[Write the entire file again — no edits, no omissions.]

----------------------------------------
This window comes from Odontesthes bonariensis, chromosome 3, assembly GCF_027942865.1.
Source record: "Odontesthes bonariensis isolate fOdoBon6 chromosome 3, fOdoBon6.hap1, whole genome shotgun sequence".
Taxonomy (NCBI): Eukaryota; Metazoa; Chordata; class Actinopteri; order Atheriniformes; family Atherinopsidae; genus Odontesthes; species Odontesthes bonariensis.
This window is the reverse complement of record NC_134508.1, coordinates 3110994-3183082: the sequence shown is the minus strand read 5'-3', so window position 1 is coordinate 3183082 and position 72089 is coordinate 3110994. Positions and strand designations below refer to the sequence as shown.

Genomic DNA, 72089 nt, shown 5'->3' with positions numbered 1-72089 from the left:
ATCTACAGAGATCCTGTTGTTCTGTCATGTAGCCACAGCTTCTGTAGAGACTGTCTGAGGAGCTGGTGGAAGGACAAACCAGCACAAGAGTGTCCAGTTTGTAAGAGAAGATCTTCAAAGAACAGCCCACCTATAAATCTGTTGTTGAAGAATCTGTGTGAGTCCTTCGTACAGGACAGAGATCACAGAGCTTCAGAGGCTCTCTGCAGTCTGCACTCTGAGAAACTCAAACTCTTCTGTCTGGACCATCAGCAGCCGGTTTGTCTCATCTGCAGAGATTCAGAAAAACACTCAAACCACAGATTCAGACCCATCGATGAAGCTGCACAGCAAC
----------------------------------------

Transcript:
This window comes from Odontesthes bonariensis, chromosome 3, assembly GCF_027942865.1.
Source record: "Odontesthes bonariensis isolate fOdoBon6 chromosome 3, fOdoBon6.hap1, whole genome shotgun sequence".
Taxonomy (NCBI): Eukaryota; Metazoa; Chordata; class Actinopteri; order Atheriniformes; family Atherinopsidae; genus Odontesthes; species Odontesthes bonariensis.
This window is the reverse complement of record NC_134508.1, coordinates 3110994-3183082: the sequence shown is the minus strand read 5'-3', so window position 1 is coordinate 3183082 and position 72089 is coordinate 3110994. Positions and strand designations below refer to the sequence as shown.

Genomic DNA, 72089 nt, shown 5'->3' with positions numbered 1-72089 from the left:
ATCTACAGAGATCCTGTTGTTCTGTCATGTAGCCACAGCTTCTGTAGAGACTGTCTGAGGAGCTGGTGGAAGGACAAACCAGCACAAGAGTGTCCAGTTTGTAAGAGAAGATCTTCAAAGAACAGCCCACCTATAAATCTGTTGTTGAAGAATCTGTGTGAGTCCTTCGTACAGGACAGAGATCACAGAGCTTCAGAGGCTCTCTGCAGTCTGCACTCTGAGAAACTCAAACTCTTCTGTCTGGACCATCAGCAGCCGGTTTGTCTCATCTGCAGAGATTCAGAAAAACACTCAAACCACAGATTCAGACCCATCGATGAAGCTGCACAGCAAC